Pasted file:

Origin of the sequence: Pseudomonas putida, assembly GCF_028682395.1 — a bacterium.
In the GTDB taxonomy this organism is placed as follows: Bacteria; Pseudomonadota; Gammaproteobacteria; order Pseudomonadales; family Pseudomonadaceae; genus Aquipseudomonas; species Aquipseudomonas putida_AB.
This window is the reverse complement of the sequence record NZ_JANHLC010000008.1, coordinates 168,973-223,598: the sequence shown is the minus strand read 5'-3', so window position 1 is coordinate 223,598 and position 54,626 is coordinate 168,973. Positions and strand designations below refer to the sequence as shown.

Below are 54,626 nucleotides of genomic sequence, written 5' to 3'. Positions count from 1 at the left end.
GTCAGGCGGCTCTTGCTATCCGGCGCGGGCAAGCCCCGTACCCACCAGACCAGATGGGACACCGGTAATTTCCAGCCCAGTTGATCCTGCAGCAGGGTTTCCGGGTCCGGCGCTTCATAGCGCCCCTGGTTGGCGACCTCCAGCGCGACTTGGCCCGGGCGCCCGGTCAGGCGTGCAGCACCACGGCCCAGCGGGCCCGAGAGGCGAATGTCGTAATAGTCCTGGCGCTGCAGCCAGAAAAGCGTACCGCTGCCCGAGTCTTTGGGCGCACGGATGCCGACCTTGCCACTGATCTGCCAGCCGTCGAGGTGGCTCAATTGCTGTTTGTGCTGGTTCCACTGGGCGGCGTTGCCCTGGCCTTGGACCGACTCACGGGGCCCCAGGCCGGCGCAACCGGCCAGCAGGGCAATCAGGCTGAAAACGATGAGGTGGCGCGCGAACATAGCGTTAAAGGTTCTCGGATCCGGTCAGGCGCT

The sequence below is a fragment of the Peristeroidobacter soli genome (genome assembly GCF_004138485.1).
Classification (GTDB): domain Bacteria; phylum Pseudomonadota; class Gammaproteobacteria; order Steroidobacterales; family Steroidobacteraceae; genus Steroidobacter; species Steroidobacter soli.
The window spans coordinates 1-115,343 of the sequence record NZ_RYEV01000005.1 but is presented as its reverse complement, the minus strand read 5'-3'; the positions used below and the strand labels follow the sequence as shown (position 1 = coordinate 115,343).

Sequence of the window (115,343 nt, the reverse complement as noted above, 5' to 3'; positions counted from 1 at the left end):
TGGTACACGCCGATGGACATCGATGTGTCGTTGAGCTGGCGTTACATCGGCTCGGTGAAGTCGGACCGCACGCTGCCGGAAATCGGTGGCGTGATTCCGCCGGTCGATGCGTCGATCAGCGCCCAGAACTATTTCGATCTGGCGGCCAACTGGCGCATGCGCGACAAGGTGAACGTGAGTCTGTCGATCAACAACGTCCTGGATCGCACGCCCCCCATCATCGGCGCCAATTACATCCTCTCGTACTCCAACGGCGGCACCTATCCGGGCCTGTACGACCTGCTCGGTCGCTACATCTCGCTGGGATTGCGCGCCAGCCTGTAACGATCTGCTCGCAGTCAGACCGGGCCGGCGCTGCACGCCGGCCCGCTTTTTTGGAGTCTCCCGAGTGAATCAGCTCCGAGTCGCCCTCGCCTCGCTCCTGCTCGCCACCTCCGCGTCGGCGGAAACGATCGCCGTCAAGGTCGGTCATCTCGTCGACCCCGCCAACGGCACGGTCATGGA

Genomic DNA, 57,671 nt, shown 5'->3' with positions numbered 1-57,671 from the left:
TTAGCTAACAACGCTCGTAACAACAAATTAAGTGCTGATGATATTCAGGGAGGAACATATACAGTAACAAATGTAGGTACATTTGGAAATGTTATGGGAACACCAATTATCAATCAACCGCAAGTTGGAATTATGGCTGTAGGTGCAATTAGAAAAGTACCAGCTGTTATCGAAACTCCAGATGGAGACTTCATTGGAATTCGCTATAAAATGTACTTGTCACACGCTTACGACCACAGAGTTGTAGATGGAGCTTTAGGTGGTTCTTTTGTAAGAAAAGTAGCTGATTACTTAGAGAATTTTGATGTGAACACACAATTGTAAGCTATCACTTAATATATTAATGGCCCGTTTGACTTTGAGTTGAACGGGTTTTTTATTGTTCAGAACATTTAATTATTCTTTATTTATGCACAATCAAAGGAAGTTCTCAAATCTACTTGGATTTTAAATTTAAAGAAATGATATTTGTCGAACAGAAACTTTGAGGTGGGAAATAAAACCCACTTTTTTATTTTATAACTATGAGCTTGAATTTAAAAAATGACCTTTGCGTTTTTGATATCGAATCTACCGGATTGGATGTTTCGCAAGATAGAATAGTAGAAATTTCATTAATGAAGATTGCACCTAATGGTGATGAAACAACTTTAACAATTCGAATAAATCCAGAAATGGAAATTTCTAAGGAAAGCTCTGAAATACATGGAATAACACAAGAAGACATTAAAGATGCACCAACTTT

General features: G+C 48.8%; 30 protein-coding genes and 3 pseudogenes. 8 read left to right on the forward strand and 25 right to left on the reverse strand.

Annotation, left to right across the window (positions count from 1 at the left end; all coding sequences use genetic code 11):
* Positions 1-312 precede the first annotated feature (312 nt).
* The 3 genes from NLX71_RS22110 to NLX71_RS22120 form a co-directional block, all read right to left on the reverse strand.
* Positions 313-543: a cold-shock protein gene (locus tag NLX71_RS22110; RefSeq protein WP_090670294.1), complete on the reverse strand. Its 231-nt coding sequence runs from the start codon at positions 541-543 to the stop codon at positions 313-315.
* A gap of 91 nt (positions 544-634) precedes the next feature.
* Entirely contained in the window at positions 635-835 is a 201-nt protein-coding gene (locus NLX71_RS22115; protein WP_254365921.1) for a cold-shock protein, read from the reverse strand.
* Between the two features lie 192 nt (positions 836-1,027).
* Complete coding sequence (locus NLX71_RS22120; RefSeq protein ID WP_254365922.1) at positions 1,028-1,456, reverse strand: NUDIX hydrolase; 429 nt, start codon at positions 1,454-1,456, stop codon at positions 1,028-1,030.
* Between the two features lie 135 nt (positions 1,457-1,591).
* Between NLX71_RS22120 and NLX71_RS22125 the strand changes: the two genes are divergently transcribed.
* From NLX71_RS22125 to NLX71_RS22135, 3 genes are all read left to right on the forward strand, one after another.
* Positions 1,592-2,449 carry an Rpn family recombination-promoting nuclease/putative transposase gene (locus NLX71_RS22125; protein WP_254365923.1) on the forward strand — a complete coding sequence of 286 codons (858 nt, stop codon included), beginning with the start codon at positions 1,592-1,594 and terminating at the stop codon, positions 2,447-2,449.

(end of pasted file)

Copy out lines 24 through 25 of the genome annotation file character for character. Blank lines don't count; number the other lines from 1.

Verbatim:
* From NLX71_RS22125 to NLX71_RS22135, 3 genes are all read left to right on the forward strand, one after another.
* Positions 1,592-2,449 carry an Rpn family recombination-promoting nuclease/putative transposase gene (locus NLX71_RS22125; protein WP_254365923.1) on the forward strand — a complete coding sequence of 286 codons (858 nt, stop codon included), beginning with the start codon at positions 1,592-1,594 and terminating at the stop codon, positions 2,447-2,449.